The title rather self-consciously marks this as the starting point, but the Sugarcubes had made Björk a known quantity. After casting about for collaborators -- she approached 808 State's Graham Massey, jazz multi-instrumentalist Corky Hale and the Art Ensemble of Chicago -- Björk settled on Nellee Hooper, best known for his association with Massive Attack. While many of the songs on Debut were composed years earlier, the difference between this and the rather stiff art-pop of the Sugarcubes is astounding. Though her electronic bent gets the most attention, it's her interest in jazz that courses through the set. Opener "Human Behaviour" (her first single and first UK hit) rolls along on irresistable loping bass and timpani, with Björk riding behind the beat. The chill portrait "Venus As a Boy" plays like a globe-trotting torch song, combining Talvin Singh's tabla and string arrangement (recorded in India) with plummy, laconic bass. Featuring a sort of call-and-response between singer and brass (and nothing more), "The Anchor Song" is a pure jazz tone poem, as if Rahsaan Roland Kirk wrote a tribute to the Icelandic shore. And, of course, there's "Like Someone in Love," the album's lone cover and a Jazz Age standard. She acquits herself well, working her way toward unruly passion over an arrangement of Hale's harp, synth and backgrounded street noise. It's a fine counterpoint to the previous track, "There's More to Life Than This," an anti-party song that features club ambience and perhaps the worst pronunciation of "ghettoblaster" ever.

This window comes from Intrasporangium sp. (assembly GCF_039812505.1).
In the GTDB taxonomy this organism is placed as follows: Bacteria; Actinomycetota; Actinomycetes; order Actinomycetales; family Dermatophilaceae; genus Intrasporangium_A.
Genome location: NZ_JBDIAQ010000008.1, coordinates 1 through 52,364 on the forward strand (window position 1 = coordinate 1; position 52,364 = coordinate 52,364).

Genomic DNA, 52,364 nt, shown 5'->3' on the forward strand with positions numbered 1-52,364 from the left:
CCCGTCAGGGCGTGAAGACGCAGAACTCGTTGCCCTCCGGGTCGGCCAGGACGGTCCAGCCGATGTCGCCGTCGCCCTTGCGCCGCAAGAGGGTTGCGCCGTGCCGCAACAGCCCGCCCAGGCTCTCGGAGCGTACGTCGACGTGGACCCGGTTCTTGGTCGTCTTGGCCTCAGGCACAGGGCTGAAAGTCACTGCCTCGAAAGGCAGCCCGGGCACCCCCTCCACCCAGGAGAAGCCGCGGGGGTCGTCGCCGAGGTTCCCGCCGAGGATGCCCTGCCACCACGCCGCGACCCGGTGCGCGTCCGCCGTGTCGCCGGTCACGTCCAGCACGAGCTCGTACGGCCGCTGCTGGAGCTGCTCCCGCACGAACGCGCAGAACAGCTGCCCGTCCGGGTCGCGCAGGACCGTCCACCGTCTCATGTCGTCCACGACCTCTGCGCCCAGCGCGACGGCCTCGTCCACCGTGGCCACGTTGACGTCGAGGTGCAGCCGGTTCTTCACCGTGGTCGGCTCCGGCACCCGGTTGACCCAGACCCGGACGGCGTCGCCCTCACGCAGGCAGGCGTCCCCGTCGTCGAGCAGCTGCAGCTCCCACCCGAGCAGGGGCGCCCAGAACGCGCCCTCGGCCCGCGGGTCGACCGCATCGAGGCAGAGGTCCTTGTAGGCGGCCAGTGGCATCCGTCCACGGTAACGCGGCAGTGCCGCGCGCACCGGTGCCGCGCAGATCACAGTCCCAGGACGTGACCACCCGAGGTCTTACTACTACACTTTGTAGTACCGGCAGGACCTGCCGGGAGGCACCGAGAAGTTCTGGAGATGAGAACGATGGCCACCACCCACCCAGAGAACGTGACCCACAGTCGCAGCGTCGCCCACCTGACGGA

Hooper's trip-hop and house contributions don't play quite as well, twenty years on; as usual for Björk, her best songs tend to achieve synthesis. (The ebullient "Big Time Sensuality," with its roller-rink organ and joyous high notes, is a major exception.) But even in the presence of four-on-the-floor beats and Chicago-style piano, she creates distinctive documents. Nautical imagery (boats, anchors, jumping into the sea) recurs frequently, as if, even at the outset of her ambitious course, Björk wanted nothing more than to escape. In a sense, she had: her arrangements on Debut showcase her impeccable vocal chops, too often shouted down in the past by reverb-heavy pop/rock production. She sounds utterly free. And the public responded, beyond her label's wildest expectations: all five singles were British hits, and one ("Big Time Sensuality") scraped into the US Hot 100 thanks to a video that received major play on MTV. She mapped her ambition well, and fortified her position on the follow-up.